I live in
Island where our Governor decided to rename the State House Christmas Tree a “Holiday Tree”, in order to be inclusive of other
religions that use an evergreen tree to celebrate their December holidays. I know of no other religion that uses a cut
evergreen decorated in lights to celebrate this festive season. Some have told me that “pagans” use the
evergreen, and that the Christmas tree is based upon the tradition of
decorating an evergreen to celebrate the Winter Solstice. These people are only half-right. A little knowledge can be a dangerous thing,
and that appears to be what has happened here.
I do not disagree that our pagan ancestry decorated evergreens in honor of the Winter Solstice, but they decorated live, planted evergreens and they used items found in nature! The religions we call pagan – in particular Wicca, from which Christianity draws many of its celebratory customs – worshiped nature. No faithful of a pagan religion would dare to cut down a live tree to celebrate nature! If I were a follower of Wicca, I would be insulted that one would try to pass off a cut evergreen as a symbol of my beliefs in an attempt to be “inclusive” of my beliefs! This is tantamount to someone hanging a crucifix upside down and thinking that it all means the same to a Christian.
In our attempts to be inclusive, we offend those that society has deemed safe to offend. Nobody would dare to call a Menorah or a Kinara a “Holiday Candelabra”, even though other religions and cultural celebrations use candles in their celebrations, too. Why has society deemed it appropriate to offend the majority in its attempts to promote the diversity of our culture? In the wise words of Abraham Lincoln, “a house divided against itself cannot stand”. Room must be made for all at the holiday celebration, but not by pushing long-time guests out of the house.
Religion is a part of culture; in fact, it is one of the few anthropological universals. Even as society as a whole moves away from the strict observation of religious mores, Christmas is still celebrated on a large scale because it has become more than a religious holiday; it has become a cultural [read: secular] celebration of our hope for peace on earth and a reminder of our own attempts to practice goodwill towards others. These values spring not from any one religion or faith, but of the cultural views of countless nations. How ironic that the Christmas tree – a symbol and reminder of what we celebrate as a culture, regardless of religious belief or non-belief – has become the symbol of a divided nation!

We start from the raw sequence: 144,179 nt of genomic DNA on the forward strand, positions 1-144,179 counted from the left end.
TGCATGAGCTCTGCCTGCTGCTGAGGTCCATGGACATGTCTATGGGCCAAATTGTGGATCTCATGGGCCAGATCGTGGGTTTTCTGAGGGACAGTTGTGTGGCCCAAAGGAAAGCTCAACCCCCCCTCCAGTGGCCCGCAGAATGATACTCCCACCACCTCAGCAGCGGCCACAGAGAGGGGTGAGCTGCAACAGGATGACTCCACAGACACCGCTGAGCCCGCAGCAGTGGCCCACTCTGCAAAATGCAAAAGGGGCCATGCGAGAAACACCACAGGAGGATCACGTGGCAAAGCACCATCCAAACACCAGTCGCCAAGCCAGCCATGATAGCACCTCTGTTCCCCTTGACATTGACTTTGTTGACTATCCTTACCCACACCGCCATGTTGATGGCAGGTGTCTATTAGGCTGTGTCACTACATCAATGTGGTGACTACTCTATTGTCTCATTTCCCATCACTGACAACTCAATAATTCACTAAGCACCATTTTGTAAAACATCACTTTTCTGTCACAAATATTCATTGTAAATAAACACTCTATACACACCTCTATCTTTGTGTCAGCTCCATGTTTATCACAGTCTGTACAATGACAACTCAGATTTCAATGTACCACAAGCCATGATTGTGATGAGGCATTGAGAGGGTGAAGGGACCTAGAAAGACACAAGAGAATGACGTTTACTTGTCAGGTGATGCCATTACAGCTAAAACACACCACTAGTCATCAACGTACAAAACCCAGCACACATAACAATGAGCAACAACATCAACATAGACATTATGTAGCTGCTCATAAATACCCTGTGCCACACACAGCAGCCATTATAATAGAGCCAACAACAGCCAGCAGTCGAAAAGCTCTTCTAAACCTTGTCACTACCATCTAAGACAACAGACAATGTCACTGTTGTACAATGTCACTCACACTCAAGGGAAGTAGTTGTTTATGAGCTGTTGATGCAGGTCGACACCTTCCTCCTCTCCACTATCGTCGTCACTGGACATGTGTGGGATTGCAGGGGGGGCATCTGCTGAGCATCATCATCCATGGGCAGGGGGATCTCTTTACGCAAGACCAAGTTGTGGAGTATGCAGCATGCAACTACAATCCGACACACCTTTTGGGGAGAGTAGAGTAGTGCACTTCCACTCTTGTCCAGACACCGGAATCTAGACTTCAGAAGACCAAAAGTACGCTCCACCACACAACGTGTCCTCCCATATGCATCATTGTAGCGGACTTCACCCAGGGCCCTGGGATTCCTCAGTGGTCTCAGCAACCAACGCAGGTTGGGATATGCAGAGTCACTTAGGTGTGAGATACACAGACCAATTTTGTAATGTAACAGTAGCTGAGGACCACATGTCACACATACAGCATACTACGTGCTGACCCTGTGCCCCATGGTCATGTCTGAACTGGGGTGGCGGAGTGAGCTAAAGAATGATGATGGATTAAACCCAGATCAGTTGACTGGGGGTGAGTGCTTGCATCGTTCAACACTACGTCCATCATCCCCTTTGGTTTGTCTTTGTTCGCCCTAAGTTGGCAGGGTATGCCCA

This holiday season I send wishes to all who read this for a blessed holiday, regardless of what holiday or holidays you celebrate. I ask that those who would normally react with intolerance towards a holiday symbol – be it a Christmas tree or a Menorah or a Kinara or a Festivus Pole – to temper your intolerance and instead indulge in curiosity. Rather than condemn the symbol, ask questions about what it means to the person who has displayed it. What you learn could go a long way in the fight to promote a diversity that does not discriminate.
P.S. In order of their appearance on the calendar, I would like to wish you all a...
|Hanukkah 2012 started last night! אני מקווה שהאור של הנס באת לנצח|
Happy Hanukkah to my Jewish readers!
|Winter Solstice is on 12/21/12. |
Wishing you a blessed and festive solstice celebration!
|Festivus is on 12/23/12, for those unfamiliar with this celebration!|
Click here to air your grievances, Festivus revelers!
|December 25th - January 6th, for those who celebrate all twelve days.|
That's a lot of partridges and pear trees!
|December 26th - January 1st|
Seven days of thanksgiving and a celebration of African culture
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